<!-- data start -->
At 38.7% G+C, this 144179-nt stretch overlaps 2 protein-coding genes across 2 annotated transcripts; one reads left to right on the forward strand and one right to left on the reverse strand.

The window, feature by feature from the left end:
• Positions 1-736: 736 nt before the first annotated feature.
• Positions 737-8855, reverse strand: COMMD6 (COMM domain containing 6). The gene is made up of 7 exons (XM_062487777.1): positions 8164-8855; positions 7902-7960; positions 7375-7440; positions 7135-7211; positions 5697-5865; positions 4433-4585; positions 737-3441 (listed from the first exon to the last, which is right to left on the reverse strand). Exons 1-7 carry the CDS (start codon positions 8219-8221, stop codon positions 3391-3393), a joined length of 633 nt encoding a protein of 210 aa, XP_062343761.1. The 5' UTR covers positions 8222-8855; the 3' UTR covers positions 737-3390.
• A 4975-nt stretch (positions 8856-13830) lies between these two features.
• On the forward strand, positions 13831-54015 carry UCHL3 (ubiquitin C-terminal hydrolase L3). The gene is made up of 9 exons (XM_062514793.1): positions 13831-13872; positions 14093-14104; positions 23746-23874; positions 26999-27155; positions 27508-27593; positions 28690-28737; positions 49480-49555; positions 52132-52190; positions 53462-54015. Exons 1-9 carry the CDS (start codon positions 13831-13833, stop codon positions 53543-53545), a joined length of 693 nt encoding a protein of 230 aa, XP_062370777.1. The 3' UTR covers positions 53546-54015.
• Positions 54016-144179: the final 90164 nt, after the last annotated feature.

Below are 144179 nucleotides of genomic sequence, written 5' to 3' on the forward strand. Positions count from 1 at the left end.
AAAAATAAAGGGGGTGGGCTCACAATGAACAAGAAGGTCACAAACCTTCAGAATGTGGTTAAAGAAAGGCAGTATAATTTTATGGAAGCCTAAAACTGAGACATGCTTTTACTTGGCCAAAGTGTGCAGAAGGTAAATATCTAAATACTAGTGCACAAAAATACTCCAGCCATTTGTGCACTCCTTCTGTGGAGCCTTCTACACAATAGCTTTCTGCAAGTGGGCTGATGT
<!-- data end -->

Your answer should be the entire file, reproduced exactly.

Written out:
At 38.7% G+C, this 144179-nt stretch overlaps 2 protein-coding genes across 2 annotated transcripts; one reads left to right on the forward strand and one right to left on the reverse strand.

The window, feature by feature from the left end:
• Positions 1-736: 736 nt before the first annotated feature.
• Positions 737-8855, reverse strand: COMMD6 (COMM domain containing 6). The gene is made up of 7 exons (XM_062487777.1): positions 8164-8855; positions 7902-7960; positions 7375-7440; positions 7135-7211; positions 5697-5865; positions 4433-4585; positions 737-3441 (listed from the first exon to the last, which is right to left on the reverse strand). Exons 1-7 carry the CDS (start codon positions 8219-8221, stop codon positions 3391-3393), a joined length of 633 nt encoding a protein of 210 aa, XP_062343761.1. The 5' UTR covers positions 8222-8855; the 3' UTR covers positions 737-3390.
• A 4975-nt stretch (positions 8856-13830) lies between these two features.
• On the forward strand, positions 13831-54015 carry UCHL3 (ubiquitin C-terminal hydrolase L3). The gene is made up of 9 exons (XM_062514793.1): positions 13831-13872; positions 14093-14104; positions 23746-23874; positions 26999-27155; positions 27508-27593; positions 28690-28737; positions 49480-49555; positions 52132-52190; positions 53462-54015. Exons 1-9 carry the CDS (start codon positions 13831-13833, stop codon positions 53543-53545), a joined length of 693 nt encoding a protein of 230 aa, XP_062370777.1. The 3' UTR covers positions 53546-54015.
• Positions 54016-144179: the final 90164 nt, after the last annotated feature.

Below are 144179 nucleotides of genomic sequence, written 5' to 3' on the forward strand. Positions count from 1 at the left end.
AAAAATAAAGGGGGTGGGCTCACAATGAACAAGAAGGTCACAAACCTTCAGAATGTGGTTAAAGAAAGGCAGTATAATTTTATGGAAGCCTAAAACTGAGACATGCTTTTACTTGGCCAAAGTGTGCAGAAGGTAAATATCTAAATACTAGTGCACAAAAATACTCCAGCCATTTGTGCACTCCTTCTGTGGAGCCTTCTACACAATAGCTTTCTGCAAGTGGGCTGATGT